Jump to ContentJump to Main Navigation
The Physics, Clinical Measurement and Equipment of Anaesthetic Practice for the FRCA$
Users without a subscription are not able to see the full content.

Patrick Magee and Mark Tooley

Print publication date: 2011

Print ISBN-13: 9780199595150

Published to Oxford Scholarship Online: November 2020

DOI: 10.1093/oso/9780199595150.001.0001

Show Summary Details
Page of

PRINTED FROM OXFORD SCHOLARSHIP ONLINE (oxford.universitypressscholarship.com). (c) Copyright Oxford University Press, 2021. All Rights Reserved. An individual user may print out a PDF of a single chapter of a monograph in OSO for personal use. date: 12 June 2021

Surgical Diathermy

Surgical Diathermy

Chapter:
Chapter 21 Surgical Diathermy
Source:
The Physics, Clinical Measurement and Equipment of Anaesthetic Practice for the FRCA
Author(s):

Patrick Magee

Mark Tooley

Publisher:
Oxford University Press
DOI:10.1093/oso/9780199595150.003.0025

As discussed in Chapter 4, when a voltage is applied across a conductor, a current will flow. If the voltage is applied across the body via suitable electrodes the body becomes part of the circuit and a current will also flow, the magnitude depending on the properties of the tissues in its path, particularly the resistance. This current can cause heating or other physiological effects, depending on the frequency of the driving voltage. The effects of the domestic mains current flowing through the body was discussed in Chapter 6, but different effects occur as the frequency of the voltage is increased. As the frequency goes up, the heating increases but the tissue stimulation decreases and, at frequencies above 100 kHz (i.e. radio frequencies), the effect is entirely heating. This heating effect in the body by electric current is called diathermy, but the location, concentration and how this heat is used is dependant on the electrode design and the current concentration or current density at any point in the circuit. For a certain applied voltage, the average current throughout the circuit will be the same. The current density is the current per unit area, and so if the material in which the current passes is smaller, the heating effect increases. The resistance of the material is proportional to its size, so as the material becomes smaller then its resistance gets larger. The heating power is the product of the current squared and the resistance (power = I2 × R). Surgical diathermy (or electrosurgery) is where either one or both of the electrodes are very small, and it is used to cut and coagulate tissue. The smaller electrode can be made into a pointed surgical tool and localised heating will occur at the tip of the instrument. The smaller and more pointed the instrument is, the greater the current density will be at the tip. This electrode is classified as the active or live one. The current densities around this electrode can be as much as 10 A cm−2, and the total heating power typically around 200 W.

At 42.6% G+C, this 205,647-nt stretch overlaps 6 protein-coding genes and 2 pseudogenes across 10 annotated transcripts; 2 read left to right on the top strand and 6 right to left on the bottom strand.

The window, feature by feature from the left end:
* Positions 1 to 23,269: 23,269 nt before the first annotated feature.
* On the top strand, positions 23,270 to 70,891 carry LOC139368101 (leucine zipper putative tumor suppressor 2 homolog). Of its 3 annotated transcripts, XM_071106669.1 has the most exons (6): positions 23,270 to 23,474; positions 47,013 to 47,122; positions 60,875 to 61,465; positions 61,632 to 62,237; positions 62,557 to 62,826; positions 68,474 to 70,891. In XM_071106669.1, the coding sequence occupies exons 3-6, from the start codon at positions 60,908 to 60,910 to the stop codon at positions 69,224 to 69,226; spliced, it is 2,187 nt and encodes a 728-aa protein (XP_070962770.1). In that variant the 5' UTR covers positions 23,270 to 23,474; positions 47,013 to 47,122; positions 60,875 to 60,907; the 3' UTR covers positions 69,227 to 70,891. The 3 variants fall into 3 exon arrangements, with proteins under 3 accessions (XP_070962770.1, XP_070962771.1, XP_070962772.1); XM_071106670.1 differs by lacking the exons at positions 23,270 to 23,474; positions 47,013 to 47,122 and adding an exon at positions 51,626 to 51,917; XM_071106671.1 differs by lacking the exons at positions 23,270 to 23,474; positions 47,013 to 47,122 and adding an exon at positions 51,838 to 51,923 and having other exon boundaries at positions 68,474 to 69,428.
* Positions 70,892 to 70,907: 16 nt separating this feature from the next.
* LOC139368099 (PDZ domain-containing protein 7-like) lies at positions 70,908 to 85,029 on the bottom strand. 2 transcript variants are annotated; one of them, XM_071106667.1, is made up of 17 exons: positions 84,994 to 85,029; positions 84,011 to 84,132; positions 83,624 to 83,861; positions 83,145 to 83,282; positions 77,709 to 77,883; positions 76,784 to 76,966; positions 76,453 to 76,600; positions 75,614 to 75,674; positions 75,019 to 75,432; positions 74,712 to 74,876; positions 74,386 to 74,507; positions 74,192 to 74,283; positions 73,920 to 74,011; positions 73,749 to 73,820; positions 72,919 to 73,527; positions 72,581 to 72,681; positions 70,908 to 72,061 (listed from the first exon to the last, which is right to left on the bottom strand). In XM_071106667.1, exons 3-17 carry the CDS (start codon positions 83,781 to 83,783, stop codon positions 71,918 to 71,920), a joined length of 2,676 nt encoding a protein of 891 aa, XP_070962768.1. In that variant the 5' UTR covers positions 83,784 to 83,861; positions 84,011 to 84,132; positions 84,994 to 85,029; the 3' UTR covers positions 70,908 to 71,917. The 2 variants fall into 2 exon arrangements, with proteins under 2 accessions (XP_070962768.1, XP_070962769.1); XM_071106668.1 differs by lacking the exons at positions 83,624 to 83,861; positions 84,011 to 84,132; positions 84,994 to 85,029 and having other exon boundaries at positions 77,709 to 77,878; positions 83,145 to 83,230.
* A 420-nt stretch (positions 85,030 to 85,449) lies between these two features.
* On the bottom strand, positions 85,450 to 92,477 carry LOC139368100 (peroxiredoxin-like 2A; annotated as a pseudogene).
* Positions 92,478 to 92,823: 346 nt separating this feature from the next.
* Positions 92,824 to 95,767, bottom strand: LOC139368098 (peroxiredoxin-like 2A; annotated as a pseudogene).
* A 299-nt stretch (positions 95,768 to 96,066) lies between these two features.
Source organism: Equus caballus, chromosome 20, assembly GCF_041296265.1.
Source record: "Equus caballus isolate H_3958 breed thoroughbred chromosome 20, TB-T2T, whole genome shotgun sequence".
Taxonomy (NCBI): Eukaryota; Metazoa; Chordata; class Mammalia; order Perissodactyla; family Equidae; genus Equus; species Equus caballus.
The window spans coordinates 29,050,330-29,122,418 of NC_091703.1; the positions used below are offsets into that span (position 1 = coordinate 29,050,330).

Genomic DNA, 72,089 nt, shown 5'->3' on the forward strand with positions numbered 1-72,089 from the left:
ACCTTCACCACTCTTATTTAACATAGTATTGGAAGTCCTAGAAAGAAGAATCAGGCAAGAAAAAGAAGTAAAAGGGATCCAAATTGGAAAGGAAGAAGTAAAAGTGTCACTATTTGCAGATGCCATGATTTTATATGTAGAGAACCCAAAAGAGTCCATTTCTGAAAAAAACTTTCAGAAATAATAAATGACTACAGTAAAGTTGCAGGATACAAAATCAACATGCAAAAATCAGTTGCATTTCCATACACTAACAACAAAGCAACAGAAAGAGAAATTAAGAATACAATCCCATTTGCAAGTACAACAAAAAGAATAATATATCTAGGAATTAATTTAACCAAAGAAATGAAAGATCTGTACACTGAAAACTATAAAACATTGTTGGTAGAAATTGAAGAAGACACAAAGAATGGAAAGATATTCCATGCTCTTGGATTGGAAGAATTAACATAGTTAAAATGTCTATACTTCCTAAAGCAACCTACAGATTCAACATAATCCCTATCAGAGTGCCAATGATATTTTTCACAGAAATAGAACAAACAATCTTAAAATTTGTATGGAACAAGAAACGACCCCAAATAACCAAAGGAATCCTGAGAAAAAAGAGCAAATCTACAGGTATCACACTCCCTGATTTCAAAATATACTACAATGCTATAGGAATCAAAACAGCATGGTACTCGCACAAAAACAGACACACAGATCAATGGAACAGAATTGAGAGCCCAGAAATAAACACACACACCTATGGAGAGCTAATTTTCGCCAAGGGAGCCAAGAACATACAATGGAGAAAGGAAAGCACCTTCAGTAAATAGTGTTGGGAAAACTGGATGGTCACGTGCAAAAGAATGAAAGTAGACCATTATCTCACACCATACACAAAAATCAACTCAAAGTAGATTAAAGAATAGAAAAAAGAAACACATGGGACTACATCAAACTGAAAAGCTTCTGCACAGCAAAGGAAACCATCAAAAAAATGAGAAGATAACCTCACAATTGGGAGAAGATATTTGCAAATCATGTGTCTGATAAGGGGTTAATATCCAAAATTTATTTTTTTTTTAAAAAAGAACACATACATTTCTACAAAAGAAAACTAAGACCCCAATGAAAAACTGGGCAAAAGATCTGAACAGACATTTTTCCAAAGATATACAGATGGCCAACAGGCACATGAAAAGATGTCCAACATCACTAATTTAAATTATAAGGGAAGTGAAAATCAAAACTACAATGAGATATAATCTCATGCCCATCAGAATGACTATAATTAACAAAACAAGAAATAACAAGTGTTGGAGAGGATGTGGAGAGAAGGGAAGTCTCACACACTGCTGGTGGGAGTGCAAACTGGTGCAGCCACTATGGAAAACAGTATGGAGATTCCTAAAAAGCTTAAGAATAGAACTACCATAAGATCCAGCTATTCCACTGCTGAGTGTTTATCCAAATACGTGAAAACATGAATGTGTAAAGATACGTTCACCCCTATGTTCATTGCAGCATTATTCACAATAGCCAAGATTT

Keywords:   coagulation diathermy, current density, cutting diathermy, desiccation diathermy, diathermy, fulguration, interference, diathermy as source, monopolar electrodes, diathermy, passive electrode, diathermy

Oxford Scholarship Online requires a subscription or purchase to access the full text of books within the service. Public users can however freely search the site and view the abstracts and keywords for each book and chapter.

Please, subscribe or login to access full text content.

If you think you should have access to this title, please contact your librarian.

To troubleshoot, please check our FAQs , and if you can't find the answer there, please contact us .